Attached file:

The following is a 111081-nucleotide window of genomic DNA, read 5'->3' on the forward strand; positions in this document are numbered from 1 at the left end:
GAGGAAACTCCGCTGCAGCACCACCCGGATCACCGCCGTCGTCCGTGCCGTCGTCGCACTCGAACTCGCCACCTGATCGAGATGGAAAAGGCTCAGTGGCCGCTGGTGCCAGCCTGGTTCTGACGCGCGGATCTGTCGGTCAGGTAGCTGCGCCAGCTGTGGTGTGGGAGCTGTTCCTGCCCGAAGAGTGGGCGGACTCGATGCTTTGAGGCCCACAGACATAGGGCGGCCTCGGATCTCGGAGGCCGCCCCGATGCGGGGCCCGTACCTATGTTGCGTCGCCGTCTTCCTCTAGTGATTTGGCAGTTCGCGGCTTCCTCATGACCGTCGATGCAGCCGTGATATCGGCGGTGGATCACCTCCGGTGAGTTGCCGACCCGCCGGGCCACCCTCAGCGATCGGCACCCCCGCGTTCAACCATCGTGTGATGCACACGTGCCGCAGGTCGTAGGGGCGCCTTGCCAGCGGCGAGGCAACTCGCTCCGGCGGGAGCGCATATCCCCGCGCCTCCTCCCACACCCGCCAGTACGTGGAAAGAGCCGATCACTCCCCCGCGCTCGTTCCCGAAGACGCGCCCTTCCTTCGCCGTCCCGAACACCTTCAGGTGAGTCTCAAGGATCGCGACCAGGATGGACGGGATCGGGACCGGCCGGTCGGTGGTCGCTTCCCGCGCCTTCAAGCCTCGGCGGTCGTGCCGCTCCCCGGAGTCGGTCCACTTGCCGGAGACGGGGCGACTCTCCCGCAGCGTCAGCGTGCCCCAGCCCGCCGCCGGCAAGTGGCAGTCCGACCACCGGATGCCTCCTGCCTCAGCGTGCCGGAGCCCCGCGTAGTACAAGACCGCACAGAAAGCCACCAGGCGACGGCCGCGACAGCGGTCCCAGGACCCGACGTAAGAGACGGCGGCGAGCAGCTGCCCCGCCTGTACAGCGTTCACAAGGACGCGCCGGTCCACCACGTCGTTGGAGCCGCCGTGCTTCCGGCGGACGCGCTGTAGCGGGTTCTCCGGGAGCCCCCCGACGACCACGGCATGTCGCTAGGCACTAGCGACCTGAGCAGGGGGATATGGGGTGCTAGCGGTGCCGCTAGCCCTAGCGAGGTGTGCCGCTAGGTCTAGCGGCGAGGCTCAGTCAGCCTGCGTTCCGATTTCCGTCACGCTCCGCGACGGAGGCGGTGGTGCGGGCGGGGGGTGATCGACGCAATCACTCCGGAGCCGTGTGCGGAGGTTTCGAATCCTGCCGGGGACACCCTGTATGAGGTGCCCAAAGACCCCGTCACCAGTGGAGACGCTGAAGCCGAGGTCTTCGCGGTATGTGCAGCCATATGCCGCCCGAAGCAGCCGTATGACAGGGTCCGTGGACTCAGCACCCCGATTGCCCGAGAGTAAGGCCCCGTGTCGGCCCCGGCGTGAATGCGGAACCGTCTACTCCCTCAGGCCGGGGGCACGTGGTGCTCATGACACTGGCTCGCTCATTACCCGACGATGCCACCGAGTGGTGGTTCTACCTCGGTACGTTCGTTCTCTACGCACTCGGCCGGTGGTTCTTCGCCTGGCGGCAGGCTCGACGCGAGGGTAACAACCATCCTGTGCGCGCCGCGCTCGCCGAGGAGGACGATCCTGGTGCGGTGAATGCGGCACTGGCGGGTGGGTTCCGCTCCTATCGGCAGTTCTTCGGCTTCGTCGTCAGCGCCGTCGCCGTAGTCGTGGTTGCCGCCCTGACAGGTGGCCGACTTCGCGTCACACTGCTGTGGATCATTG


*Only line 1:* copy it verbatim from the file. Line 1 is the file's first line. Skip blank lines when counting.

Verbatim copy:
The following is a 111081-nucleotide window of genomic DNA, read 5'->3' on the forward strand; positions in this document are numbered from 1 at the left end: